"The archetypical example is a public-facing web site that usually gets a low level of traffic, but for one or two days a year, this goes up by orders of magnitude."
I hope that isn't the same one or two days a year every other public-facing website gets a traffic spike. Because if it is, your cloud is more likely to fall over than to scale.
> The archetypical example is a public-facing web site that usually gets a low level of traffic, but for one or two days a year, this goes up by orders of magnitude.
The sensible option in that case would be to have a combined hybrid (private/public) setup.
That 'baseload' level of capacity can be provided by your own equipment (on-prem or in a 3rd-party datacenter where you lease space for your own equipment), with spike/overflow being load-balanced to a commercial cloud provider. The best of both worlds - cheaper 'own' infrastructure for baseload, but spike capacity from cloud providers so you don't waste money on your own infrastructure that is idle most of the time.
You have to do the cost/benefit analysis on that. A hybrid solution brings with it complexity. Complexity brings points of failure and potentially additional vulnerabilities which need to be analysed and managed. Sometimes the simpler solution, although more costly, is more resilient (and sometimes it isn't). I wouldn't like to say, in all honesty, which is the better solution, and having this as a simple example of a use case for "cloud" is necessarily simplifying things somewhat.
I don't think so. It's not private, as it's the thing all your customers download and run on their equipment. It doesn't contain any sensitive information, and if it does, that's the biggest of your problems. More than that, you have the code for that elsewhere, so it doesn't matter much where you run that code because you can stand it up elsewhere in a disaster.
> ones family jewels not under ones control has always fallen into my "Bad" box.
A bad comparison from my point of view. I have kept key valuables and documents in a bank safety deposit box for decades. In that time I have had two house break-ins but the bank's vault has remained secure.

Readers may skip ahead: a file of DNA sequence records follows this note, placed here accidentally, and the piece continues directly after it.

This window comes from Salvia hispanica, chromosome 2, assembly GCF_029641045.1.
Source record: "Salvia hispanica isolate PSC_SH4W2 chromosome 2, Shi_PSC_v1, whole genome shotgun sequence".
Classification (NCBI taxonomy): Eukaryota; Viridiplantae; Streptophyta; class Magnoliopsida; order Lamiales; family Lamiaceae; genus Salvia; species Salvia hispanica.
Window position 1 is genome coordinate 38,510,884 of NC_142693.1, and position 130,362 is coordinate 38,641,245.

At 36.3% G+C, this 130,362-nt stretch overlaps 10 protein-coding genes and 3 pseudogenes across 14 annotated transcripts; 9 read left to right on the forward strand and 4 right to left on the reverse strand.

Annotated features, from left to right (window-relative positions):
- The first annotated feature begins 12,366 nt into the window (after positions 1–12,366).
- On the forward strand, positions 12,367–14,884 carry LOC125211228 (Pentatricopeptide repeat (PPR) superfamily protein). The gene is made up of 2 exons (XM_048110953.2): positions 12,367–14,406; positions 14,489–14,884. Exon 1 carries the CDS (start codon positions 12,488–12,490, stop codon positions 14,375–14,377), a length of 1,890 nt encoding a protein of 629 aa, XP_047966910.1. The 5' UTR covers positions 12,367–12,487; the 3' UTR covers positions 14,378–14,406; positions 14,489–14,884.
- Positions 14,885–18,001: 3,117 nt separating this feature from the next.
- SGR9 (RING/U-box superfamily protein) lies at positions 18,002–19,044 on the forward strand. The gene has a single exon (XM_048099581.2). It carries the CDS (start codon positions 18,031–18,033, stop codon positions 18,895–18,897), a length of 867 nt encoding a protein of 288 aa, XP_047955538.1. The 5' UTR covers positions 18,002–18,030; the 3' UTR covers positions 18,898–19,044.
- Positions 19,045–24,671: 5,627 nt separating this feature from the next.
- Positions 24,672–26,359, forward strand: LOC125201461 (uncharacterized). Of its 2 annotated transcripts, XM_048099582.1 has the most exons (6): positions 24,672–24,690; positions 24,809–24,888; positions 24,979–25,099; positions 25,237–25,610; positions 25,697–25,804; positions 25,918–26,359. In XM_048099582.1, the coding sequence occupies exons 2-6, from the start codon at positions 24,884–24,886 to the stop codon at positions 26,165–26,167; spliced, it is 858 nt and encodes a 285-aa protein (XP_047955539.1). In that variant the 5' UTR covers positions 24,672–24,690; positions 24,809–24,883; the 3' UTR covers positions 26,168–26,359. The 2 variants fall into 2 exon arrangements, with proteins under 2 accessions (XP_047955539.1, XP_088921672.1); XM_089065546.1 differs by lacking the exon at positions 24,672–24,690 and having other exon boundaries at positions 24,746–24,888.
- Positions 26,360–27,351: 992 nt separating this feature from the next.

One of the big benefits of clouds is the ability to bypass processes and approvals you need with physical tin.
Large companies required any kind of hardware spend to be capex which if you're even spending a penny thereof usually requires approval and sign off from finance and a host of other departments. With the cloud, most managers can just increase their opex footprint without any of the hassle associated with capex. This becomes really handy in companies which have reached the capacity of their data centre - you don't want to fight and be billed for an entire new hosting location just because you want to add one more server.
So yes, on-prem is cheaper but only attractive to managers in a large company if that company is excellent at capacity planning and has streamlined approval processes that are reasonable.
> So yes, on-prem is cheaper but only attractive to managers in a large company if that company is excellent at capacity planning and has streamlined approval processes that are reasonable.
There are, though, those companies that choose to have the worst of both worlds.
You get the "flexibility" of cloud, but the purse strings are being held extremely tight, and you need to go through rounds of approval for any new instance/cost.
First, as mentioned, renting servers is a lot like renting a car. There are a lot of maintenance expenses that the owning company has to pay, and unless you factor those in, you're not comparing like with like.
Early on, the expense of even one "IT guy" to manage a single server is exorbitant. Even for a book seller. You pay someone else to worry about those things.